Safely Combining Prescription Drugs with Herbal Remedies

Safely Combining Prescription Drugs with Herbal Remedies

By Sheryl Sanchez, L.Ac.

Consumers buying herbal remedies are increasingly concerned about how these herbs may interact with pharmaceutical or prescription drugs that they are also taking. We tend to take more prescription drugs as we age, and the American populace is also continually increasing its use of complementary and alternative medicine (CAM), especially buying over-the-counter herbal preparations.

When I refer to herbs, I mean any Western or Chinese herbal remedy, singly or in combination, and vitamin supplements, including amino acids, minerals, glandulars, etc. (This does not include homeopathic remedies, because they are very safe to use, even when used in combination with drugs). And drugs refers to any pharmaceutical medication, whether you buy it over the counter or via prescription.

With the broad selection of herbs available, from traditional Western to Chinese to Amazonian to Ayurvedic, the process of buying herbal and vitamin supplements may often be a research project in itself! Therefore, if one is taking several prescription drugs and/or has serious medical conditions, it may be a wiser choice to seek out the knowledge of a professional trained in both herbology and pharmacology, and specifically, in herb/drug interactions


Understanding What Interactions Really Are


What are the real issues about herb/drug interactions? First, an interaction is a change in the pharmacological or therapeutic action of a drug when a herb is also taken. This change can either be an exaggeration of the drug’s effects or a reduction in its efficacy. Interactions can occur when taking a herb with a drug and can cause changes in absorption, distribution, metabolism, and elimination. Absorption occurs primarily in the intestines, and changes in how a drug or herb is absorbed can occur in several ways: A drug may cause binding in the gastrointestinal (GI) tract, which means that a drug’s molecules can combine with those of a herb and create a condition in which neither substance can be absorbed; herb absorption can be affected by a change of pH in the stomach due to consumption of antacids; and laxatives or drugs that bind the stool can affect GI motility or peristalsis, resulting in decreased or increased absorption.

Distribution refers to how the herb or drug is distributed to the various parts of the body. The only real known concern here is with anticoagulant drugs or blood-thinners such as Coumadin. The breakdown or metabolism of drugs or herbs occurs in the liver. A herb or drug may either inhibit or increase liver enzymes, with the result being a decreased or increased therapeutic effect, respectively.

A few drugs are known to inhibit liver enzymes, such as alcohol and certain anti-candida drugs. A few herbs, and notably grapefruit juice, are known to increase the effect of certain drugs (this effect is also known to occur slowly, in the timeframe of a few weeks). Elimination is a kidney function, so the main concern here is with patients who have kidney damage, because they will have a slower rate of elimination. Therefore, it is important for a practitioner to know what drugs a patient is taking; if any might cause kidney damage, lower dosages of herbs are used to prevent unwanted side effects. Interactions also occur if there is either a synergistic or an antagonistic reaction between herb and drug molecules. The synergistic ability of herbs is actually used for advantageous clinical outcomes in Chinese herbalism; in other words, two herbs are often combined to create a stronger medicinal effect. Interactions of this type primarily occur with anticoagulant, diuretic, and antidiabetic drugs.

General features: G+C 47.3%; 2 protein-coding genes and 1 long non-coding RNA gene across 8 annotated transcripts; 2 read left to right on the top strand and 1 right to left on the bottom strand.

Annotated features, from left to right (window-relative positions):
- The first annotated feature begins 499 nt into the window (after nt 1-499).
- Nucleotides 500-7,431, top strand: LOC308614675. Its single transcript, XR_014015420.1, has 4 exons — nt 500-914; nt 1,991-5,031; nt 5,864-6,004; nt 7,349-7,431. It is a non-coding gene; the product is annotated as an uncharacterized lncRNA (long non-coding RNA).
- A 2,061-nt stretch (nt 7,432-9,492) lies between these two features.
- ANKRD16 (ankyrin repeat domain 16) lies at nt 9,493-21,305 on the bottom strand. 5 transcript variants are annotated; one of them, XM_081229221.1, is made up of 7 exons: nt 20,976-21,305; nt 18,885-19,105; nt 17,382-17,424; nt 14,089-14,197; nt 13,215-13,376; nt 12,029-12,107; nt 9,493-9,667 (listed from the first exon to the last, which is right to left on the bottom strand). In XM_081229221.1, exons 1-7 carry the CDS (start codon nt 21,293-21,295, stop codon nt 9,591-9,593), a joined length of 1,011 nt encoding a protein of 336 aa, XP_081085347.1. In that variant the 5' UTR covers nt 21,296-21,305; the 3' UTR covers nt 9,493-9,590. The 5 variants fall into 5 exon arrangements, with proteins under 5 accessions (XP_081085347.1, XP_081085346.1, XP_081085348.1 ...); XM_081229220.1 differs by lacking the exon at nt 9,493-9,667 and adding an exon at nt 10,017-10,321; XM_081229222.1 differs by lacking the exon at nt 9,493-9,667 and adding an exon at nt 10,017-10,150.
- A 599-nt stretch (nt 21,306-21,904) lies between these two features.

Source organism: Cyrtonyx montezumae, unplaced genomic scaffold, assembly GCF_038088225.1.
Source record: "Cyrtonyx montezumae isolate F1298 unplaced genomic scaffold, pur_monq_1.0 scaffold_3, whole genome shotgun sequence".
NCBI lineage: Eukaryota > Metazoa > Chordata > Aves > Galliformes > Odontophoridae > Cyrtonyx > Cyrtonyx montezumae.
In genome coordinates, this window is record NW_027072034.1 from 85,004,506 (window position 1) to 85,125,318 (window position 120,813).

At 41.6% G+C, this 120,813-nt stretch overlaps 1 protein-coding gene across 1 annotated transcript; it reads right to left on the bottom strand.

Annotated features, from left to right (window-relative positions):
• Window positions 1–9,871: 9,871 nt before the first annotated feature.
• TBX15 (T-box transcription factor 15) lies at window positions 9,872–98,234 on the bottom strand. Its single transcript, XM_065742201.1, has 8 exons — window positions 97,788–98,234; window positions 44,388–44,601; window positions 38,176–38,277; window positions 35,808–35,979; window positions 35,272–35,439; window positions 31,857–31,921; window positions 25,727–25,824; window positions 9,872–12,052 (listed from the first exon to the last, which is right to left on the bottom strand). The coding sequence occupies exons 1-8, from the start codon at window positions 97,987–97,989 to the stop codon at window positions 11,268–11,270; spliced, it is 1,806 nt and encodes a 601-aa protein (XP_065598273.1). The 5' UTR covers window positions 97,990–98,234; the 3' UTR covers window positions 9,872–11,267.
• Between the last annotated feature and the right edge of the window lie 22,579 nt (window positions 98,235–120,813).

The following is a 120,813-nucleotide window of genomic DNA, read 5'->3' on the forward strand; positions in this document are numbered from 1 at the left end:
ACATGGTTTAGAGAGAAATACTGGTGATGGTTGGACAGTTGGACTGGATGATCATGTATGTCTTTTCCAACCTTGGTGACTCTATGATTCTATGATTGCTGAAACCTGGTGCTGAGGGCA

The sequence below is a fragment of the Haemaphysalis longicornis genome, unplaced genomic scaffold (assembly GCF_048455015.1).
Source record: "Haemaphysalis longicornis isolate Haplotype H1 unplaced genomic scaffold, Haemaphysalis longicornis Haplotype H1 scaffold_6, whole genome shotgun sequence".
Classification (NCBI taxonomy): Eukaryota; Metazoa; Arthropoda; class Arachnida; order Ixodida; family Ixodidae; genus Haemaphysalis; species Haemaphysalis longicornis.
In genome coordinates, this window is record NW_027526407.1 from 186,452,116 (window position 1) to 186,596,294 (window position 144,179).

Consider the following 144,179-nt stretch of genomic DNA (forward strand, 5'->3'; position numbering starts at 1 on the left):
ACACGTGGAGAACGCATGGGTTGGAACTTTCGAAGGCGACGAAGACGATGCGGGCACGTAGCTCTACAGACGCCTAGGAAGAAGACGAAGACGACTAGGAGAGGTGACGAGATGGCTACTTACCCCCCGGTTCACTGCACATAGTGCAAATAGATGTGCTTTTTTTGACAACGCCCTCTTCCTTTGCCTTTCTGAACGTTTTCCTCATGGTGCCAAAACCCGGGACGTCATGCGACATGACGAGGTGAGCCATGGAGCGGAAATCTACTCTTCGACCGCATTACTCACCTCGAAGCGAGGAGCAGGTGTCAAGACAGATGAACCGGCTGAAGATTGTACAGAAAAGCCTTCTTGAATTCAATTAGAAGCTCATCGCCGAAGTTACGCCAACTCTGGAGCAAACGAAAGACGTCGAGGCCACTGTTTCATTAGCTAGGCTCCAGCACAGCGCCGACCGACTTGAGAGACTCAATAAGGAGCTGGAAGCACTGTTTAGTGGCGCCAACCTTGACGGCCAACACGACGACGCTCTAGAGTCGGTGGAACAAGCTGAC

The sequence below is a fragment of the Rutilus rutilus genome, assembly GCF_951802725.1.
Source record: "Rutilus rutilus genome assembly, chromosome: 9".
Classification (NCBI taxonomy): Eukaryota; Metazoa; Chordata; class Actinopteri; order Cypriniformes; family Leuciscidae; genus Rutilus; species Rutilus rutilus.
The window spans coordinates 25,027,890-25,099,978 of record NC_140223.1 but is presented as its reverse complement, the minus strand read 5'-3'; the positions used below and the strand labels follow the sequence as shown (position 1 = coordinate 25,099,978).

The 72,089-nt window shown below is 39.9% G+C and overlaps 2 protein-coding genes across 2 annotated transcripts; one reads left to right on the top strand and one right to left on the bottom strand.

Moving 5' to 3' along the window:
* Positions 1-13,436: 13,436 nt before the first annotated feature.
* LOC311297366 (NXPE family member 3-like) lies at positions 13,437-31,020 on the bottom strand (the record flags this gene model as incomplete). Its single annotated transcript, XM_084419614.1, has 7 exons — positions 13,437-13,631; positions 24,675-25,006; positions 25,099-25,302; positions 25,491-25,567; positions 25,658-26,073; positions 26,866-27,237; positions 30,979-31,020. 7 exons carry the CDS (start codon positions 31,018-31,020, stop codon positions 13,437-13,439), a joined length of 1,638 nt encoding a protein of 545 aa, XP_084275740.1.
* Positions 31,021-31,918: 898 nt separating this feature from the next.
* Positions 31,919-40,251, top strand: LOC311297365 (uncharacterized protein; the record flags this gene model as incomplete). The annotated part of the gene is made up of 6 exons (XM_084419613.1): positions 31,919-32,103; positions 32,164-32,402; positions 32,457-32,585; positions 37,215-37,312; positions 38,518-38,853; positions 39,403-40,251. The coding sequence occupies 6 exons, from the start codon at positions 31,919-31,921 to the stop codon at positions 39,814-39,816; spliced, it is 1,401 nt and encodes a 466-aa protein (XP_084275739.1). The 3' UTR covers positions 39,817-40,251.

Therefore, herbs that have these same properties blood-thinners and those that promote urination or lower blood glucose levels must be used under the supervision of a qualified health-care professional. A quick aside: I recommend that patients always take their herbs (and vitamins too, remember!) at a different time from their pharmaceuticals, with at least an hour (if not two) in between so that digestion and absorption can occur separately. Now that you have a clearer understanding of the real concerns in combining herbs with drugs, let me allay your fears by noting that most herb/drug interactions are actually minimally or not clinically significant(1). This means that most of the interactions that occur cause little or no potential harm to the patient because the interactions are infrequent and cause few or no adverse effects.

In summary, if patients know that they have any liver or kidney damage, or if they are regularly taking antacids or anti-candida, antidiabetic, or anticoagulant drugs, the best advice is to see a health-care professional who is trained in pharmacology and herbal medicine, and specifically, in herb and drug interactions. (1) Bob Flaws, Herb Toxicity and Drug-Herb Interactions with Chinese Medicine. Heavenly Herbs and Acupuncture Sheryl Murata, L.Ac. 530-877-7003 This should not be considered a substitute for medical advice. Consult your physician before making any health decisions.